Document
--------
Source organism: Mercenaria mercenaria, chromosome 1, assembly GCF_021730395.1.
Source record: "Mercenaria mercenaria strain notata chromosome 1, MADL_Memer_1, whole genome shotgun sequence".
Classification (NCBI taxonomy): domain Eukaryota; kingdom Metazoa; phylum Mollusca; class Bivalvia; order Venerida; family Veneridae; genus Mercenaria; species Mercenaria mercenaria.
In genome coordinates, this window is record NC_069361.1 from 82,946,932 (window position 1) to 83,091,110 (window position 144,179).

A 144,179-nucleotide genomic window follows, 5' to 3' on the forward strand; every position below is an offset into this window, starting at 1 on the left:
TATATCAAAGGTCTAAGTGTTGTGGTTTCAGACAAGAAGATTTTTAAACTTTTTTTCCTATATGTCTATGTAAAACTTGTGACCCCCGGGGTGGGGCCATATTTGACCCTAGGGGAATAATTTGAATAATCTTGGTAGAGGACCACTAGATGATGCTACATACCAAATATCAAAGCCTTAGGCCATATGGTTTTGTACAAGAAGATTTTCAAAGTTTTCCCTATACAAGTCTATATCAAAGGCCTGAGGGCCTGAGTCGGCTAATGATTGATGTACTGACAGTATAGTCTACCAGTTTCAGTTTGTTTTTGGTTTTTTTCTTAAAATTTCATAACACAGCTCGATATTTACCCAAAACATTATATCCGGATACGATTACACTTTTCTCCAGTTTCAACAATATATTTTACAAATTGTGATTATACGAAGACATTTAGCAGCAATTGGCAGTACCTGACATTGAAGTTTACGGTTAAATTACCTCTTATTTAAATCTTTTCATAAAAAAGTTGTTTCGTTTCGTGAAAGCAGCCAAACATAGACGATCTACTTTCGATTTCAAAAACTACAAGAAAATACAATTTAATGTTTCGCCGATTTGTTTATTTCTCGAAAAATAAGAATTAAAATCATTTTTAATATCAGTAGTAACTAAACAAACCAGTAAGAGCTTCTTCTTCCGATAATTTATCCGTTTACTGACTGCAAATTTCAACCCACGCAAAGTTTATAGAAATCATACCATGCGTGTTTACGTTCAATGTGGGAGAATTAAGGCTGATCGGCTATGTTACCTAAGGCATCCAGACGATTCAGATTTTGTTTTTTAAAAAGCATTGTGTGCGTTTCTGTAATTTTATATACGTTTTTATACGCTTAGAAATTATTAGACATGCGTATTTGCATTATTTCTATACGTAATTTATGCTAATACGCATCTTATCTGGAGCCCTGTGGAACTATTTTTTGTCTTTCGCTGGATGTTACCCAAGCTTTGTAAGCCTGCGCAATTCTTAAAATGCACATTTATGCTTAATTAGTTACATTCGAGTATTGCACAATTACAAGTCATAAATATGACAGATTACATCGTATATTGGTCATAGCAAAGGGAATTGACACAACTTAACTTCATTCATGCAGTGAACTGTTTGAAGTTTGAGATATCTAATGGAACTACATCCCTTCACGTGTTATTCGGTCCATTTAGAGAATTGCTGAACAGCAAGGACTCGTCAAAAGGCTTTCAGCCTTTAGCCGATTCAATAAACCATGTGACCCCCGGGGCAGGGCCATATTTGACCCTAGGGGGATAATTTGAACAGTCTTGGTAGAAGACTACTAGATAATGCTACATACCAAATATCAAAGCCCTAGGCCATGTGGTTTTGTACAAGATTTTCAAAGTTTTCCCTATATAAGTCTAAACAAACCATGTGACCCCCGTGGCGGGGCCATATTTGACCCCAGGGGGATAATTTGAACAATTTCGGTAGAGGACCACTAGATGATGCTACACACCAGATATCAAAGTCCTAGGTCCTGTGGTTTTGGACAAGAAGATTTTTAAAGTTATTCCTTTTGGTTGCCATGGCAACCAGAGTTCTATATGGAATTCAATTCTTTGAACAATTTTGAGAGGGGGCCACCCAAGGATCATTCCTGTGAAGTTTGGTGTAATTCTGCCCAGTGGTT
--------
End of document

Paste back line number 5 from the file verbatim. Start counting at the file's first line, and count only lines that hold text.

A 144,179-nucleotide genomic window follows, 5' to 3' on the forward strand; every position below is an offset into this window, starting at 1 on the left: